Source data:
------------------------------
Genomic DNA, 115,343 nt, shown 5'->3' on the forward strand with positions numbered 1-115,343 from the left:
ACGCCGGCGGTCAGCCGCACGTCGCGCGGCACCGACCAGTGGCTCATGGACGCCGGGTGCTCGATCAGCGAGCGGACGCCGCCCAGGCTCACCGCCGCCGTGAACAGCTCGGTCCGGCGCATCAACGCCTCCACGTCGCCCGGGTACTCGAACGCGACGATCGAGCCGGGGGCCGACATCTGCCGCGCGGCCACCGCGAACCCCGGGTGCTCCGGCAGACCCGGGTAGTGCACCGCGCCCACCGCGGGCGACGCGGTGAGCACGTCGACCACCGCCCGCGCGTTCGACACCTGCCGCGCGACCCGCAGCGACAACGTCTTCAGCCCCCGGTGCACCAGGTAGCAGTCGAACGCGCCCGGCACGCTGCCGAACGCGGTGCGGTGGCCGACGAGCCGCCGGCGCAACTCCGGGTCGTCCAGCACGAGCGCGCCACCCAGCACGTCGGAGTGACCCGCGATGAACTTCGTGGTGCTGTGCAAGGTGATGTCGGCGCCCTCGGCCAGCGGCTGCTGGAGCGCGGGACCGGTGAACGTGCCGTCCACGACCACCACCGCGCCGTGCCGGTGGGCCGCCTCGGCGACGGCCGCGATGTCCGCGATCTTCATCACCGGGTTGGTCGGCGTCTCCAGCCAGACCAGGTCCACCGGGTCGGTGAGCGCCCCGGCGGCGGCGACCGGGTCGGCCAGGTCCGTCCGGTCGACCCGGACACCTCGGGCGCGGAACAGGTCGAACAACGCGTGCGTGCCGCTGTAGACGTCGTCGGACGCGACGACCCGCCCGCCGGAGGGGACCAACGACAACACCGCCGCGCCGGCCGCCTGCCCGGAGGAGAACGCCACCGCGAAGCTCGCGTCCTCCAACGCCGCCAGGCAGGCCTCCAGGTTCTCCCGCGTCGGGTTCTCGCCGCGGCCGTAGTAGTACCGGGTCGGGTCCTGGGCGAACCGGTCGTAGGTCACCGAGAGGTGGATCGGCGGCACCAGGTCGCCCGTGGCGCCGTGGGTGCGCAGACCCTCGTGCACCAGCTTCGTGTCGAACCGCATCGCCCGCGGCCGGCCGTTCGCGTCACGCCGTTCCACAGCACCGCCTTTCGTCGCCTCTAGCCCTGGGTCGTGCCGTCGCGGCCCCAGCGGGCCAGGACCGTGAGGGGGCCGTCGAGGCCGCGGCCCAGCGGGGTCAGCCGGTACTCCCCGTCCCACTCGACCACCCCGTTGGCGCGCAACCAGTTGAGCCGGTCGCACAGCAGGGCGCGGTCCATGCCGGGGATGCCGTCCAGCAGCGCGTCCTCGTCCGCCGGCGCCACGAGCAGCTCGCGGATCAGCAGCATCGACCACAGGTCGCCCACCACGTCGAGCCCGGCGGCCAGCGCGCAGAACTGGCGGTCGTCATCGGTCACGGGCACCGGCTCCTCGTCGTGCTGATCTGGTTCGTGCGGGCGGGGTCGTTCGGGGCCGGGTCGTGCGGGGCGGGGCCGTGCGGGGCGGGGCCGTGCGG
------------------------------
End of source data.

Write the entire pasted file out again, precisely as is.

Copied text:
Genomic DNA, 115,343 nt, shown 5'->3' on the forward strand with positions numbered 1-115,343 from the left:
ACGCCGGCGGTCAGCCGCACGTCGCGCGGCACCGACCAGTGGCTCATGGACGCCGGGTGCTCGATCAGCGAGCGGACGCCGCCCAGGCTCACCGCCGCCGTGAACAGCTCGGTCCGGCGCATCAACGCCTCCACGTCGCCCGGGTACTCGAACGCGACGATCGAGCCGGGGGCCGACATCTGCCGCGCGGCCACCGCGAACCCCGGGTGCTCCGGCAGACCCGGGTAGTGCACCGCGCCCACCGCGGGCGACGCGGTGAGCACGTCGACCACCGCCCGCGCGTTCGACACCTGCCGCGCGACCCGCAGCGACAACGTCTTCAGCCCCCGGTGCACCAGGTAGCAGTCGAACGCGCCCGGCACGCTGCCGAACGCGGTGCGGTGGCCGACGAGCCGCCGGCGCAACTCCGGGTCGTCCAGCACGAGCGCGCCACCCAGCACGTCGGAGTGACCCGCGATGAACTTCGTGGTGCTGTGCAAGGTGATGTCGGCGCCCTCGGCCAGCGGCTGCTGGAGCGCGGGACCGGTGAACGTGCCGTCCACGACCACCACCGCGCCGTGCCGGTGGGCCGCCTCGGCGACGGCCGCGATGTCCGCGATCTTCATCACCGGGTTGGTCGGCGTCTCCAGCCAGACCAGGTCCACCGGGTCGGTGAGCGCCCCGGCGGCGGCGACCGGGTCGGCCAGGTCCGTCCGGTCGACCCGGACACCTCGGGCGCGGAACAGGTCGAACAACGCGTGCGTGCCGCTGTAGACGTCGTCGGACGCGACGACCCGCCCGCCGGAGGGGACCAACGACAACACCGCCGCGCCGGCCGCCTGCCCGGAGGAGAACGCCACCGCGAAGCTCGCGTCCTCCAACGCCGCCAGGCAGGCCTCCAGGTTCTCCCGCGTCGGGTTCTCGCCGCGGCCGTAGTAGTACCGGGTCGGGTCCTGGGCGAACCGGTCGTAGGTCACCGAGAGGTGGATCGGCGGCACCAGGTCGCCCGTGGCGCCGTGGGTGCGCAGACCCTCGTGCACCAGCTTCGTGTCGAACCGCATCGCCCGCGGCCGGCCGTTCGCGTCACGCCGTTCCACAGCACCGCCTTTCGTCGCCTCTAGCCCTGGGTCGTGCCGTCGCGGCCCCAGCGGGCCAGGACCGTGAGGGGGCCGTCGAGGCCGCGGCCCAGCGGGGTCAGCCGGTACTCCCCGTCCCACTCGACCACCCCGTTGGCGCGCAACCAGTTGAGCCGGTCGCACAGCAGGGCGCGGTCCATGCCGGGGATGCCGTCCAGCAGCGCGTCCTCGTCCGCCGGCGCCACGAGCAGCTCGCGGATCAGCAGCATCGACCACAGGTCGCCCACCACGTCGAGCCCGGCGGCCAGCGCGCAGAACTGGCGGTCGTCATCGGTCACGGGCACCGGCTCCTCGTCGTGCTGATCTGGTTCGTGCGGGCGGGGTCGTTCGGGGCCGGGTCGTGCGGGGCGGGGCCGTGCGGGGCGGGGCCGTGCGG